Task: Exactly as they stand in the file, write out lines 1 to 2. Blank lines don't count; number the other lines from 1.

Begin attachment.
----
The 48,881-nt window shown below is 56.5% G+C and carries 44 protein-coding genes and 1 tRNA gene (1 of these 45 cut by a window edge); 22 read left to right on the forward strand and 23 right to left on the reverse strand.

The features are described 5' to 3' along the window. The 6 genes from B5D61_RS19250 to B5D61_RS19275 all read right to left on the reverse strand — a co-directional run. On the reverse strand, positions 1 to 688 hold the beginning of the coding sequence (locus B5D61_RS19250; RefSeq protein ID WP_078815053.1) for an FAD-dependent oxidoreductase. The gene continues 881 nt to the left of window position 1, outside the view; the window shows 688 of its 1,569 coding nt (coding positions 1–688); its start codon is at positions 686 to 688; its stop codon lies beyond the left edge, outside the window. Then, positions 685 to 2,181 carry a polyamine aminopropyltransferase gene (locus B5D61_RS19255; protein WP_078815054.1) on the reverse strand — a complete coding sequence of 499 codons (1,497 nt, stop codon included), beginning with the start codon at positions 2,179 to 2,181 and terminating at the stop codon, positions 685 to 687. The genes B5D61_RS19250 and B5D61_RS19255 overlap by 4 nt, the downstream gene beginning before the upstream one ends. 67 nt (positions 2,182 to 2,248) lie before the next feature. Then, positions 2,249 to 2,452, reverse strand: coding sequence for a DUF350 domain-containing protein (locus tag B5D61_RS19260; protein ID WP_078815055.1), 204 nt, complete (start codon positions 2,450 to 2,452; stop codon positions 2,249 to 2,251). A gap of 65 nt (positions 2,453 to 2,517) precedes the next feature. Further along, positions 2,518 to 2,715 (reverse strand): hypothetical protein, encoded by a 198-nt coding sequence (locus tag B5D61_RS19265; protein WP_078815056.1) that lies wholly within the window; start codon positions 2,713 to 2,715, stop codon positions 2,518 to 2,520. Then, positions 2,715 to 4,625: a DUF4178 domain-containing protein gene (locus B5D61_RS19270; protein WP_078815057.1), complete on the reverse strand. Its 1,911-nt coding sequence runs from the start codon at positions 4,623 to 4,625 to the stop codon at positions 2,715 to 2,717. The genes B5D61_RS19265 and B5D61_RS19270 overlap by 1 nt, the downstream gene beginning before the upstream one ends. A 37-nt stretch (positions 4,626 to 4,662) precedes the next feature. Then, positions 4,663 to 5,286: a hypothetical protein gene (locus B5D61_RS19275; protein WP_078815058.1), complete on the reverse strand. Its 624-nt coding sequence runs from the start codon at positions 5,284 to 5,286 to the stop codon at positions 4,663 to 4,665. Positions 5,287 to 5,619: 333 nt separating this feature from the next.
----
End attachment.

The 48,881-nt window shown below is 56.5% G+C and carries 44 protein-coding genes and 1 tRNA gene (1 of these 45 cut by a window edge); 22 read left to right on the forward strand and 23 right to left on the reverse strand.

The features are described 5' to 3' along the window. The 6 genes from B5D61_RS19250 to B5D61_RS19275 all read right to left on the reverse strand — a co-directional run. On the reverse strand, positions 1 to 688 hold the beginning of the coding sequence (locus B5D61_RS19250; RefSeq protein ID WP_078815053.1) for an FAD-dependent oxidoreductase. The gene continues 881 nt to the left of window position 1, outside the view; the window shows 688 of its 1,569 coding nt (coding positions 1–688); its start codon is at positions 686 to 688; its stop codon lies beyond the left edge, outside the window. Then, positions 685 to 2,181 carry a polyamine aminopropyltransferase gene (locus B5D61_RS19255; protein WP_078815054.1) on the reverse strand — a complete coding sequence of 499 codons (1,497 nt, stop codon included), beginning with the start codon at positions 2,179 to 2,181 and terminating at the stop codon, positions 685 to 687. The genes B5D61_RS19250 and B5D61_RS19255 overlap by 4 nt, the downstream gene beginning before the upstream one ends. 67 nt (positions 2,182 to 2,248) lie before the next feature. Then, positions 2,249 to 2,452, reverse strand: coding sequence for a DUF350 domain-containing protein (locus tag B5D61_RS19260; protein ID WP_078815055.1), 204 nt, complete (start codon positions 2,450 to 2,452; stop codon positions 2,249 to 2,251). A gap of 65 nt (positions 2,453 to 2,517) precedes the next feature. Further along, positions 2,518 to 2,715 (reverse strand): hypothetical protein, encoded by a 198-nt coding sequence (locus tag B5D61_RS19265; protein WP_078815056.1) that lies wholly within the window; start codon positions 2,713 to 2,715, stop codon positions 2,518 to 2,520. Then, positions 2,715 to 4,625: a DUF4178 domain-containing protein gene (locus B5D61_RS19270; protein WP_078815057.1), complete on the reverse strand. Its 1,911-nt coding sequence runs from the start codon at positions 4,623 to 4,625 to the stop codon at positions 2,715 to 2,717. The genes B5D61_RS19265 and B5D61_RS19270 overlap by 1 nt, the downstream gene beginning before the upstream one ends. A 37-nt stretch (positions 4,626 to 4,662) precedes the next feature. Then, positions 4,663 to 5,286: a hypothetical protein gene (locus B5D61_RS19275; protein WP_078815058.1), complete on the reverse strand. Its 624-nt coding sequence runs from the start codon at positions 5,284 to 5,286 to the stop codon at positions 4,663 to 4,665. Positions 5,287 to 5,619: 333 nt separating this feature from the next.